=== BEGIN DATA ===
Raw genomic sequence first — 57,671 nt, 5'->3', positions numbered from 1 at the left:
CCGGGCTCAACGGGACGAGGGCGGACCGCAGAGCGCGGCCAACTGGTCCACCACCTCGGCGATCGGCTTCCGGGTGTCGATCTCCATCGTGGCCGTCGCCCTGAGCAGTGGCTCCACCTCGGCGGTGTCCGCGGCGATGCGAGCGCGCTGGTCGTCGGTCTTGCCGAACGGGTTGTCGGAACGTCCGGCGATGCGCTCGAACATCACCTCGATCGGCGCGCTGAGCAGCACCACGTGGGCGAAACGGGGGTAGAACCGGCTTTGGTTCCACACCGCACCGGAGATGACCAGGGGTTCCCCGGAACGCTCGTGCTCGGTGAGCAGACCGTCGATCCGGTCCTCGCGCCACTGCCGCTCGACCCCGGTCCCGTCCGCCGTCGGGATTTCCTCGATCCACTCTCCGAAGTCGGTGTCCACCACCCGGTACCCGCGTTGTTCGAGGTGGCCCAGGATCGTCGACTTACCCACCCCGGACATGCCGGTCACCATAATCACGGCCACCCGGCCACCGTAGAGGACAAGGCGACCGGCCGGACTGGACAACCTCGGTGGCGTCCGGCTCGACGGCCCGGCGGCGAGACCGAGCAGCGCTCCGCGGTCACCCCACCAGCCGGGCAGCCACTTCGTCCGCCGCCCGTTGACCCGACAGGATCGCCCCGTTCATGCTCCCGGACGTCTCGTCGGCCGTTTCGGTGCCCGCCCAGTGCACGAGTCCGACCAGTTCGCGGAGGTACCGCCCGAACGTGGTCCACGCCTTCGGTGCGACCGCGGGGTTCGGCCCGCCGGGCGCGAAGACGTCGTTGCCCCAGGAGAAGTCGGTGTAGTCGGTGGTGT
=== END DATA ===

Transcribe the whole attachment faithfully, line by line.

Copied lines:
Raw genomic sequence first — 57,671 nt, 5'->3', positions numbered from 1 at the left:
CCGGGCTCAACGGGACGAGGGCGGACCGCAGAGCGCGGCCAACTGGTCCACCACCTCGGCGATCGGCTTCCGGGTGTCGATCTCCATCGTGGCCGTCGCCCTGAGCAGTGGCTCCACCTCGGCGGTGTCCGCGGCGATGCGAGCGCGCTGGTCGTCGGTCTTGCCGAACGGGTTGTCGGAACGTCCGGCGATGCGCTCGAACATCACCTCGATCGGCGCGCTGAGCAGCACCACGTGGGCGAAACGGGGGTAGAACCGGCTTTGGTTCCACACCGCACCGGAGATGACCAGGGGTTCCCCGGAACGCTCGTGCTCGGTGAGCAGACCGTCGATCCGGTCCTCGCGCCACTGCCGCTCGACCCCGGTCCCGTCCGCCGTCGGGATTTCCTCGATCCACTCTCCGAAGTCGGTGTCCACCACCCGGTACCCGCGTTGTTCGAGGTGGCCCAGGATCGTCGACTTACCCACCCCGGACATGCCGGTCACCATAATCACGGCCACCCGGCCACCGTAGAGGACAAGGCGACCGGCCGGACTGGACAACCTCGGTGGCGTCCGGCTCGACGGCCCGGCGGCGAGACCGAGCAGCGCTCCGCGGTCACCCCACCAGCCGGGCAGCCACTTCGTCCGCCGCCCGTTGACCCGACAGGATCGCCCCGTTCATGCTCCCGGACGTCTCGTCGGCCGTTTCGGTGCCCGCCCAGTGCACGAGTCCGACCAGTTCGCGGAGGTACCGCCCGAACGTGGTCCACGCCTTCGGTGCGACCGCGGGGTTCGGCCCGCCGGGCGCGAAGACGTCGTTGCCCCAGGAGAAGTCGGTGTAGTCGGTGGTGT